Wannacry ransomware attack
On May 12, 2017 a new ongoing cyberattack struck the world. The ransomware computer worm, Wannacry ( or WanaCrypt, WanaCryptor 2.0, Wanna Decryptor ) is targeting Microsoft’s operating system, Windows. So far infected more than 230000 computers in 150 countries. They send the software in an email, so be careful of suspicious arrivals in your mailbox.
The older versions (Windows XP, Windows Server 2003) are particularly endangered. Microsoft have taken precautions and issued a critical patch on March 14, to remove the underlying vulnerability for supported operating systems, after the backdoor have been revealed.
Shortly after the attack, a web security researcher (also a blogger) called “MalwareTech” inadvertently established an effective kill switch by registering a website mentioned in the code of the ransomware. The kill switch is the type of code that some attackers use to halt the spreading of the infection if things get out of hand. It did slow the spread of the infection, but new versions have been detected without the killswitch.
According to Europol the ransomware campaign was unprecedented in scale. The attack affected many of the National Health Service hospitals in England and Scotland. The attack infected computers, MRI scanners, blood-storage refrigerators and theatre equipment. On May 12 some NHS services had to turn away non-critical emergencies and some ambulances were diverted. Nissan Motor Manufacturing UK and Renault also halted production due to the cyber attack.
Attack through subtitles
Check Point researchers revealed a new form of attack vector that uses subtitles to attack. By creating malicious subtitle files, attackers can take control over users’ devices completely. A few major media players are endangered, estimated over 200 million users. Vulnerabilities were found in VLC, Kodi, Popcorn-time and strem.io.
This method is referred as ‘attack vectors’. So far there were two major categories in attack vectors. One persuaded the user to visit a malicious website, the other tricks the user to run an infected file. Check Point’s research revealed a new possible attack vector, that can take over a device completely, when subtitles are loaded in the media player.
The root of the problem is that there are over 25 subtitle formats, with different features and capabilities. This forces the media players to accept many forms of files, opening up security vulnerabilities. The new attack can use this vulnerability to get into the user’s computer. The subtitle files are perceived as nothing more than text files, so Anti-Virus software and other security solutions don’t confirm their real nature.
VLC has over 170 million downloads, Kodi is reaching 40 million unique users each month, so more than 200 million users are threatened by this new type of attack. By taking complete control over the user’s device the attacker can cause some serious harm. They can steal sensitive information, install ransomware, or even delete any files and much more. Since the entry point is a media player, not only personal computers are in danger, but mobile devices or smart TVs as well.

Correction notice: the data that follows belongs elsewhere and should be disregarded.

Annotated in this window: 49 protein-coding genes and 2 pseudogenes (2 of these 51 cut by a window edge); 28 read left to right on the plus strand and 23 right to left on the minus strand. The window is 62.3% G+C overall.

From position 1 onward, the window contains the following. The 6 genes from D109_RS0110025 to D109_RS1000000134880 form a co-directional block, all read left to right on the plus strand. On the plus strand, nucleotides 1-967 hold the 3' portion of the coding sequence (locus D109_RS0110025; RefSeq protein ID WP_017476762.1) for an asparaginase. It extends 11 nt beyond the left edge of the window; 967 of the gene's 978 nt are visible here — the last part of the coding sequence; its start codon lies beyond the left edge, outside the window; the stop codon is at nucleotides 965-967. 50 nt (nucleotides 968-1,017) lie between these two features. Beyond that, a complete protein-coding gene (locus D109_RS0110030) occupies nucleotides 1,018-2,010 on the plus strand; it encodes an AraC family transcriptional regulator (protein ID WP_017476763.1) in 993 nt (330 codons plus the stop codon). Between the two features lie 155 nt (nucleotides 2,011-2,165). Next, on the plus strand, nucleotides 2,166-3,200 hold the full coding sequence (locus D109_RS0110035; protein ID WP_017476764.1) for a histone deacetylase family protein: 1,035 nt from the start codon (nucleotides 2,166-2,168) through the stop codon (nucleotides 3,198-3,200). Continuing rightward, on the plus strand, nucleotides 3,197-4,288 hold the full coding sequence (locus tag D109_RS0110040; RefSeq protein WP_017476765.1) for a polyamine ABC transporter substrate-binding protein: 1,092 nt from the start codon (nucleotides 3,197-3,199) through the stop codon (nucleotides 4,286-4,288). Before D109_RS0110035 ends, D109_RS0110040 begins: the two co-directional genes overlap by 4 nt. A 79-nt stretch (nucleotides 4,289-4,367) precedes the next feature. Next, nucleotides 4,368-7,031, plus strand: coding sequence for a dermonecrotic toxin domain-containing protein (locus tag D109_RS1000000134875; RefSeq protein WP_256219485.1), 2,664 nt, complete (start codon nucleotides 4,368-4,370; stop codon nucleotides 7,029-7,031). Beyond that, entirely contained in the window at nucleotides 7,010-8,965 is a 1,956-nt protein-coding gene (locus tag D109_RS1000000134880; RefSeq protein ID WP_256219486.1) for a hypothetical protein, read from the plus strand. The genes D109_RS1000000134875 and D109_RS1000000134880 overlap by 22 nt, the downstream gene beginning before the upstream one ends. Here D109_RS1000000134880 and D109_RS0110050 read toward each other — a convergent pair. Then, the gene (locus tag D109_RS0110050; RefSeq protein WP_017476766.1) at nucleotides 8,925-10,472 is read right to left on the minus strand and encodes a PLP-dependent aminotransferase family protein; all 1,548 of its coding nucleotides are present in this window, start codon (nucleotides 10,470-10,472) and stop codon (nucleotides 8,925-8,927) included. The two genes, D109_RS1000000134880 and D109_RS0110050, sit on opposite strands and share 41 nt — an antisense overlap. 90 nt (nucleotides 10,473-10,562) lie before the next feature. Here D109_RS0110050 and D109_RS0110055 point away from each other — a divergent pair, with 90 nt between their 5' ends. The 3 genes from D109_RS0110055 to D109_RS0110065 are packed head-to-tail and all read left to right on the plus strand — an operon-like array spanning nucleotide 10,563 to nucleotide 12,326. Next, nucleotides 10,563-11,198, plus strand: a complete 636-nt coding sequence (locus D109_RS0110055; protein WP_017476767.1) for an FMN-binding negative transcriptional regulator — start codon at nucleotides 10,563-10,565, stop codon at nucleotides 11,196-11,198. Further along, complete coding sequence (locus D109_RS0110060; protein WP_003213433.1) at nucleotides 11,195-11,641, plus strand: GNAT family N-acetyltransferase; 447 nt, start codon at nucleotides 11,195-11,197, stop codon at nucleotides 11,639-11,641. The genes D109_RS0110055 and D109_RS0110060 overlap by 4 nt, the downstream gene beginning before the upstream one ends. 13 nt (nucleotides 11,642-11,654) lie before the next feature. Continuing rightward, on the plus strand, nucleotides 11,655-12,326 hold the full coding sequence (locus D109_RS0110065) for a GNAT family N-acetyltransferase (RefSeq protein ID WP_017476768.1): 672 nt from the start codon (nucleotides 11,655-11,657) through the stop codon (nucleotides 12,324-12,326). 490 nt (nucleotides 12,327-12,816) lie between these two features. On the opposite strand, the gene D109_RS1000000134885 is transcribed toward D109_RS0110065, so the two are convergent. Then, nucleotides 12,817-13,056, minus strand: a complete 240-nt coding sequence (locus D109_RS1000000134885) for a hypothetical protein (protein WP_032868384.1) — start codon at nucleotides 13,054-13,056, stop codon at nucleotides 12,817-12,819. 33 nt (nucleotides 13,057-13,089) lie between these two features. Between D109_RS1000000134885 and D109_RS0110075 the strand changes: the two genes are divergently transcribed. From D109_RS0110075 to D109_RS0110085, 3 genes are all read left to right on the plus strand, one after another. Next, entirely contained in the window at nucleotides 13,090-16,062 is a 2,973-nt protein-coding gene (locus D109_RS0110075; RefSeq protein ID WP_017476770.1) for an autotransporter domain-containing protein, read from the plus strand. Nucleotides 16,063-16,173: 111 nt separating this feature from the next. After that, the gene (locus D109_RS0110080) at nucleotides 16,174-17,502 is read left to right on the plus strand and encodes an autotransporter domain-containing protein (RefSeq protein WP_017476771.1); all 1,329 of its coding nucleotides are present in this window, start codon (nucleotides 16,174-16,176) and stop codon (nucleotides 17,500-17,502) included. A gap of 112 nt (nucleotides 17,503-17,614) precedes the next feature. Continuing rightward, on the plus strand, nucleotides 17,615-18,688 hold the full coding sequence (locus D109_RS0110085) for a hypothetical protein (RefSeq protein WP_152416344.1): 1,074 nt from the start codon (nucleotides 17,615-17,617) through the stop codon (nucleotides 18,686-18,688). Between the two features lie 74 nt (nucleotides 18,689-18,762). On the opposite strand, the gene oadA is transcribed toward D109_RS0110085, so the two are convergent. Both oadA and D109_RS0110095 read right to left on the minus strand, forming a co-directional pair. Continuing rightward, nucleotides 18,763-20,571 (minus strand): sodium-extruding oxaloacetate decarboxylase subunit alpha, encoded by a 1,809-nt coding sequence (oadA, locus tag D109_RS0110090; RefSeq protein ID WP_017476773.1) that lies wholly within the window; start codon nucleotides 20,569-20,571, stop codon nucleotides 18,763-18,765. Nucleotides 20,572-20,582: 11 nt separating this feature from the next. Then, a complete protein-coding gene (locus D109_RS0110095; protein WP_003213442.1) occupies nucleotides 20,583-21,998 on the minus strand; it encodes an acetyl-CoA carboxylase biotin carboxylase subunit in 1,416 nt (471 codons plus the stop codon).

The attackers can upload malicious subtitles to many sites and some players can download subtitles automatically. By manipulation the website’s ranking, the attackers can improve the threat to spread the new attack. The affected media players already published their fixed versions, so be sure to update if you use any of these. Popcorn-time’s update is not yet available for automatic download, but you can reach it and install manually.
Another widespread malware was found on Google Play by Checkpoint. The malware called “Judy”, is an auto-clicking adware which was found on 41 apps developed by a Korean company. The malware uses the infected devices to generate clicks on advertisements, making revenues for the creators. The malware reached a spread between 4.5 million and 18.5 million installs. Some of the apps were on Google Play for years, but all were updated recently. After reporting, the apps were swiftly removed from the store.
The malicious apps are all developed by a Korean company named Kiniwini, registered on Google Play as ENISTUDIO corp. The company develops apps for both Android and iOS, and it is quite unique to find an actual organization behind mobile malware. In addition to displaying large amount of advertisement they actually generate fraudulent clicks for their own benefits. The malware infected apps have really good reputation on Google Play, but some users have reported suspicious activities. Once again proven, that good ratings do not necessarily mean that the software is safe to use.